His last job in Kosovo was as the Head of the District of Prishtina for the Republic of Serbia in 1998 and 1999, during which time the majority of people who went missing disappeared. In 2004, he was appointed to lead the Serbian subcommittee for the inquiry into the kidnapped, killed and missing persons from the war in Kosovo.
According to Odalovic, the more than 50 meetings of the Working Group have helped locate 1,600 missing persons. He tells BIRN that the Serbian Government has passed on more than 2,500 documents to the Working Group since 2004 to assist in the identification of mass grave sites in Serbia.
“In my activities, I have taken it as a personal responsibility to do everything I can to find missing persons,” says Odalovic. “Until the last missing person is found I don’t think we’ve finished our job, but the efforts we’ve made have brought results. The mechanism of the working groups is the only one that has continuity and has been working uninterrupted for 17 years.”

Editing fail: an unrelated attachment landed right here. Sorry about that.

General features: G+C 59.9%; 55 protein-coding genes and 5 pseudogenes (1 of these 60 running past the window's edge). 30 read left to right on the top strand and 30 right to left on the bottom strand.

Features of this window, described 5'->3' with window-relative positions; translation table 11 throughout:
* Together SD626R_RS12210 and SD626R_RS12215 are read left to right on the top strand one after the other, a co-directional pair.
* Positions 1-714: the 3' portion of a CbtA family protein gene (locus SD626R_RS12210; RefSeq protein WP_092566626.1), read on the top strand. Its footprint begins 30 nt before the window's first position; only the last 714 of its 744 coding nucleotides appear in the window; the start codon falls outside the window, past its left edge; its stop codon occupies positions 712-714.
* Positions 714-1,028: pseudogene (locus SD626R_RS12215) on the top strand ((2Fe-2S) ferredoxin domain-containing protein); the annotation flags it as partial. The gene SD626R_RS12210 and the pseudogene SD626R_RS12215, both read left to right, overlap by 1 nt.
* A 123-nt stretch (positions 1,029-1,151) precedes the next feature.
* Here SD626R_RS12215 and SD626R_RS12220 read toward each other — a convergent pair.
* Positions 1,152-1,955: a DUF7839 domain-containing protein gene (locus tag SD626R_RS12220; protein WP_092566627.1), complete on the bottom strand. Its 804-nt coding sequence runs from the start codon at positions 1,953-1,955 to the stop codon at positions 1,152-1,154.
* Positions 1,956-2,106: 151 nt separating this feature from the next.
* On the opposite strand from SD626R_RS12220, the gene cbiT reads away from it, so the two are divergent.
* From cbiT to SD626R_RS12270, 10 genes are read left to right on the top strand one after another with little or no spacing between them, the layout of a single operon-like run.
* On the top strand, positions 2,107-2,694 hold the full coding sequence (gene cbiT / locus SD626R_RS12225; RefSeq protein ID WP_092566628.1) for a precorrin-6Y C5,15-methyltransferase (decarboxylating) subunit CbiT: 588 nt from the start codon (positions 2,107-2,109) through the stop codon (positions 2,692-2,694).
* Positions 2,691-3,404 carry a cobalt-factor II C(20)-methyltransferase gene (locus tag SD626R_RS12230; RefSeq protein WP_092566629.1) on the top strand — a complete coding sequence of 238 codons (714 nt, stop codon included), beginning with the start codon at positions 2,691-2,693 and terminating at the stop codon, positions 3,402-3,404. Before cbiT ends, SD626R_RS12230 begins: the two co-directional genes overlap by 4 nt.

Odalovic praised the efforts of the ICRC in helping both delegations to overcome political challenges, which has led to concrete results. “In Serbia, we have been faced with relocated grave sites, in Batajnica and later in Rudnica, where bodies of Kosovo Albanians have been found, identified and returned to family members in Kosovo,” he says. “It was a very difficult process to identify that graves were relocated, and it was a very difficult thing to acknowledge.”
When pushed for answers on efforts made to locate Ukshin Hoti, Odalovic noted that Hoti’s was one of the most famous unsolved missing persons cases that he has dealt with.
“Since the very beginning of my work with Kosovo representatives, the case of Ukshin Hoti is mentioned at almost every meeting of the working group,” he says. “I have spoken to the director of the prison at Dubrava, and many other people involved in running the prison, and all we have found is an official court decision approving his release. It has been confirmed to me that he was released, but after that, there is no trace of him.”
Odalovic regrets that he and his team have been unable to identify and locate Hoti, he says. “I have zero tolerance towards war crimes and crime in general, I justify no crimes.”